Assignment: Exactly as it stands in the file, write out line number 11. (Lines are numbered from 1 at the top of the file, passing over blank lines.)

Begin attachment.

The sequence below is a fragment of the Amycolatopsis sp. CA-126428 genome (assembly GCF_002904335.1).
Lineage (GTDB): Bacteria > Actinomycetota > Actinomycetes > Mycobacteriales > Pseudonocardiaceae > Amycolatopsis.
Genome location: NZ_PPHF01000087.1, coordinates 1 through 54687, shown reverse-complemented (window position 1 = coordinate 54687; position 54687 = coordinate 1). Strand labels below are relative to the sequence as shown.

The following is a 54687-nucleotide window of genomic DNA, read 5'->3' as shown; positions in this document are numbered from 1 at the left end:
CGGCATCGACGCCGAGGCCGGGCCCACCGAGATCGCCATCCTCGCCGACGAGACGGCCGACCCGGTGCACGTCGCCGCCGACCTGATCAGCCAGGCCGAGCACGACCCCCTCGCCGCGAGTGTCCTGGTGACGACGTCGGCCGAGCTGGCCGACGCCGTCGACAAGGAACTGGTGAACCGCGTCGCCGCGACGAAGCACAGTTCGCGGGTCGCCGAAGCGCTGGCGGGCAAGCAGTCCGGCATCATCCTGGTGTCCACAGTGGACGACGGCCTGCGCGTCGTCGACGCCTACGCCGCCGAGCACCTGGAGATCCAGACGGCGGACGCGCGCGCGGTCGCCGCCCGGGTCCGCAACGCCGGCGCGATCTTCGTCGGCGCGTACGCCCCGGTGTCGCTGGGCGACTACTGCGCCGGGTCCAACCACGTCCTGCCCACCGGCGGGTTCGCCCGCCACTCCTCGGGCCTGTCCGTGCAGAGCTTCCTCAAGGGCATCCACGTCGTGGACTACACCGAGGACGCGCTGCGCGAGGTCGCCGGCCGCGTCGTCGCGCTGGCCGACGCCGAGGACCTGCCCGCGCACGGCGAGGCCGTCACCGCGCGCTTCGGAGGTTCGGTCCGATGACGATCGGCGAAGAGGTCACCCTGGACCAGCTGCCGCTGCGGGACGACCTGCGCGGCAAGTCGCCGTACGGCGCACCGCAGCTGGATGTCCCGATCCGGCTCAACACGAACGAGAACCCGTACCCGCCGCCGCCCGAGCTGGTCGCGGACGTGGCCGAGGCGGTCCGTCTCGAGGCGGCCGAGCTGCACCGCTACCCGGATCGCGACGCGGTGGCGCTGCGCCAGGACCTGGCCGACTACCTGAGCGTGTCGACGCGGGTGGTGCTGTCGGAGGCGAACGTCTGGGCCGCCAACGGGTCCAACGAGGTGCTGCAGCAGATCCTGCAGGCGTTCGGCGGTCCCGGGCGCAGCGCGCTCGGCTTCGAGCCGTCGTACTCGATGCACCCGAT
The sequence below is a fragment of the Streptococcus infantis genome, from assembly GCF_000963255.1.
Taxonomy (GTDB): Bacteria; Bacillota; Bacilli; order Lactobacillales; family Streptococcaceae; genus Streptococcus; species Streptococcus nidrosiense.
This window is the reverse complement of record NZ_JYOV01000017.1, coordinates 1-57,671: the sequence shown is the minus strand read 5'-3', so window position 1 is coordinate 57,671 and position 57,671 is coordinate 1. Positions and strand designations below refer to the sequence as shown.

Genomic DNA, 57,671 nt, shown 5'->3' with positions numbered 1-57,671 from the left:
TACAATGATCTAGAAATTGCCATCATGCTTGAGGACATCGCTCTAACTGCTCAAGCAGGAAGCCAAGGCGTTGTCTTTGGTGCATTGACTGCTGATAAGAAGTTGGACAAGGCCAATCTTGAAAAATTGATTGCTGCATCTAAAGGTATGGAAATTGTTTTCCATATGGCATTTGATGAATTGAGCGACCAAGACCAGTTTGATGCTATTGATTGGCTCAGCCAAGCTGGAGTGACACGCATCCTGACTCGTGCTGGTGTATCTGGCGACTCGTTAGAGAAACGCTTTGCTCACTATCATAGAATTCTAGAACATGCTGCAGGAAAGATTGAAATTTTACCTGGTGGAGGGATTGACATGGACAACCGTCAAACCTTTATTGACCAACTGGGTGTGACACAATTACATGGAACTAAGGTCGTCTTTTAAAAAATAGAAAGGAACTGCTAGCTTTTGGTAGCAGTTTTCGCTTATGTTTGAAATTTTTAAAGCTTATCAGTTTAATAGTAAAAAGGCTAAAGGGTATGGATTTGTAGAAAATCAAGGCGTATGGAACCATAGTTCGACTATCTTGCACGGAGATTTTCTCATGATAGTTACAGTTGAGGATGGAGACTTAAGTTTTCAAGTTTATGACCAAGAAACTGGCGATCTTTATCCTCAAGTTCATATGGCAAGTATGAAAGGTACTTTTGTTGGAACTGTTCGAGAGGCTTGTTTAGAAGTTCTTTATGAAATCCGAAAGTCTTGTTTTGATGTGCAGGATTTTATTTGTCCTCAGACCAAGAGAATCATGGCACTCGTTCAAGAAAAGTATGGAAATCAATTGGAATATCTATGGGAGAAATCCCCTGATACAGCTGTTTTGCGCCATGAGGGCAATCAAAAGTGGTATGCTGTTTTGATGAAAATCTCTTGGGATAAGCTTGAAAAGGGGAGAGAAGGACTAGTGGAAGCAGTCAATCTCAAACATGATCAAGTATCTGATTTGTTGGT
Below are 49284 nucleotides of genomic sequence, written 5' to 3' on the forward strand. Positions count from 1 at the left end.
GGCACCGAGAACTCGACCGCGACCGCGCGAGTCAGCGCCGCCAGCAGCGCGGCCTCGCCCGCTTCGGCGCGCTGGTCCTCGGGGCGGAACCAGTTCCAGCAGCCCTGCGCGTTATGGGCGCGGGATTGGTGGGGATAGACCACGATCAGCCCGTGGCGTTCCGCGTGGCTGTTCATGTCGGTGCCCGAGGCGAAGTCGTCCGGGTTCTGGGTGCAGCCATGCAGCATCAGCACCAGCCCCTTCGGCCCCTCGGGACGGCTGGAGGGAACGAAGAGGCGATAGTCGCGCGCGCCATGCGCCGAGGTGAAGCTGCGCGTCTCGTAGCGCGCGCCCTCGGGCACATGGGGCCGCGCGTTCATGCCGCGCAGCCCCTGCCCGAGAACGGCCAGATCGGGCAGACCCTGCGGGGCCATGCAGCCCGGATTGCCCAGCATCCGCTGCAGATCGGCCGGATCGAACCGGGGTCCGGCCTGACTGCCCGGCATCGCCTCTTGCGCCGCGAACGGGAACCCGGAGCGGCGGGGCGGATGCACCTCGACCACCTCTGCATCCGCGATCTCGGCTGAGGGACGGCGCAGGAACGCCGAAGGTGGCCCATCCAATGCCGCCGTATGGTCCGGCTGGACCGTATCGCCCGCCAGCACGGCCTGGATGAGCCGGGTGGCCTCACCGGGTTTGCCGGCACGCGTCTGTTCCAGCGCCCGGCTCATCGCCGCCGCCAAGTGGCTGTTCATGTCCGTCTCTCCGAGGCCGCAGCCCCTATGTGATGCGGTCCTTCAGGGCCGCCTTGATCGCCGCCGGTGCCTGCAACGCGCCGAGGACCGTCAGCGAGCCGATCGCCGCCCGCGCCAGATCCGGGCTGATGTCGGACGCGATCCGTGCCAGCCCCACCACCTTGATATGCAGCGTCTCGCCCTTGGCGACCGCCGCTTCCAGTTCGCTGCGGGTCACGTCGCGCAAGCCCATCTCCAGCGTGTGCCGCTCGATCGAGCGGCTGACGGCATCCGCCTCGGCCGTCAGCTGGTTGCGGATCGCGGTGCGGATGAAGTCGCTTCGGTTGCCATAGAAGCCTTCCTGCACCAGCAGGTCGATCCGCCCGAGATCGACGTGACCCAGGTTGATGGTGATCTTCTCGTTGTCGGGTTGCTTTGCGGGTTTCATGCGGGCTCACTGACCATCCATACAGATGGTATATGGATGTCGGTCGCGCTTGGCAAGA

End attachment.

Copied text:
Below are 49284 nucleotides of genomic sequence, written 5' to 3' on the forward strand. Positions count from 1 at the left end.